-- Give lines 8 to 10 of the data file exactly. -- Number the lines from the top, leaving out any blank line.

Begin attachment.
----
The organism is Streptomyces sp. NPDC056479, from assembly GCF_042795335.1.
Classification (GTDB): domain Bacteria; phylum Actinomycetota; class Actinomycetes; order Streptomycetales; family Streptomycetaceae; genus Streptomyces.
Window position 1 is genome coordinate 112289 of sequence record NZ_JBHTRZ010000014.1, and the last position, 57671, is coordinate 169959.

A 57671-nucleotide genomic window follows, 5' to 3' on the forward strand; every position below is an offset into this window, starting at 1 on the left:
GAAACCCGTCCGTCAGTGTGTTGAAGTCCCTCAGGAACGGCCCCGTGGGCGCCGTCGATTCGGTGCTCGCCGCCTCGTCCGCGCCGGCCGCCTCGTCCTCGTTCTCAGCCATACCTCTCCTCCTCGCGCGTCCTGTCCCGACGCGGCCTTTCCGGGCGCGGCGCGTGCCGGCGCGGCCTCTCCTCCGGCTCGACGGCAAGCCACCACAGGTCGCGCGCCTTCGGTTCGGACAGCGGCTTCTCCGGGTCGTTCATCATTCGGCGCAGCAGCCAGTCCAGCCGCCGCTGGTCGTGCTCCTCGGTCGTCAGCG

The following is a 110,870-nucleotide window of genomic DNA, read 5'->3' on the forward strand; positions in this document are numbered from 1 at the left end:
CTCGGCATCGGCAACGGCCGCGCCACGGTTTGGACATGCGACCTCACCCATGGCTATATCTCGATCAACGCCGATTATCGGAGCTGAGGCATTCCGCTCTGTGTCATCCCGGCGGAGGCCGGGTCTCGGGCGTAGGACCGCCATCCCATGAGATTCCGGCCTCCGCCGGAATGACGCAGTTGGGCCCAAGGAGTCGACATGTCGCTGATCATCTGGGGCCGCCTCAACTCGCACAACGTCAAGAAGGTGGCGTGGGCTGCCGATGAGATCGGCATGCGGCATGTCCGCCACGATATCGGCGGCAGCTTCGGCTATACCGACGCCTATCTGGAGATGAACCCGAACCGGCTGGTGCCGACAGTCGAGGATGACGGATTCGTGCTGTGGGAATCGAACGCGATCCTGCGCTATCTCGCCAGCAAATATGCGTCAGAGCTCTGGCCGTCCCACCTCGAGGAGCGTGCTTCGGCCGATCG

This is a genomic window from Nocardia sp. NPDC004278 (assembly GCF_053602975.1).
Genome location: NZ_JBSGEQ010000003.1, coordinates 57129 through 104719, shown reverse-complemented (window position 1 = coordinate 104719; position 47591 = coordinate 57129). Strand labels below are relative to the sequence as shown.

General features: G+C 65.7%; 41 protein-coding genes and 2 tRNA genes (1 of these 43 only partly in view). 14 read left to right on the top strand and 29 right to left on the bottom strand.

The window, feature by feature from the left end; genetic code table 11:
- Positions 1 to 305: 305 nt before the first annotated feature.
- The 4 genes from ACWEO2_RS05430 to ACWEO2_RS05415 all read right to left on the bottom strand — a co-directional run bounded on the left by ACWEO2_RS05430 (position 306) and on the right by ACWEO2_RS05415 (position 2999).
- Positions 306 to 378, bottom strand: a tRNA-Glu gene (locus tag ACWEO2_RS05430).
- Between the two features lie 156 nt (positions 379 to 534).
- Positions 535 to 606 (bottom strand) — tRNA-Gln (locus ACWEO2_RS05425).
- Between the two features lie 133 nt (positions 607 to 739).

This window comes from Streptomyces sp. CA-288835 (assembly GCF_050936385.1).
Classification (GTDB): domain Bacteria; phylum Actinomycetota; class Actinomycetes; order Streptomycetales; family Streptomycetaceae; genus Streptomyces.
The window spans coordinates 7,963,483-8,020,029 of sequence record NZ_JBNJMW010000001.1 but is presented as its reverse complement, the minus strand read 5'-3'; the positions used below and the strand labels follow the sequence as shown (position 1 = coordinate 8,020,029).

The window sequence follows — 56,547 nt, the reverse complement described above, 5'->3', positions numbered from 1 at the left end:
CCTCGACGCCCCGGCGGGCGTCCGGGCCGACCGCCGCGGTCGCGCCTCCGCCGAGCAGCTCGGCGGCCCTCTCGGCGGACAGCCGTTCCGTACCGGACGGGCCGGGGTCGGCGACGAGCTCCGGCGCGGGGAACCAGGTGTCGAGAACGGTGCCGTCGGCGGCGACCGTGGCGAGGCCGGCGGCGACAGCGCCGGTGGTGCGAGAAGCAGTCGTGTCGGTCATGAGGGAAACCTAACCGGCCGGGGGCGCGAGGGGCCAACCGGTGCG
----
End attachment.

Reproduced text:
This is a genomic window from Nocardia sp. NPDC004278 (assembly GCF_053602975.1).
Genome location: NZ_JBSGEQ010000003.1, coordinates 57129 through 104719, shown reverse-complemented (window position 1 = coordinate 104719; position 47591 = coordinate 57129). Strand labels below are relative to the sequence as shown.

General features: G+C 65.7%; 41 protein-coding genes and 2 tRNA genes (1 of these 43 only partly in view). 14 read left to right on the top strand and 29 right to left on the bottom strand.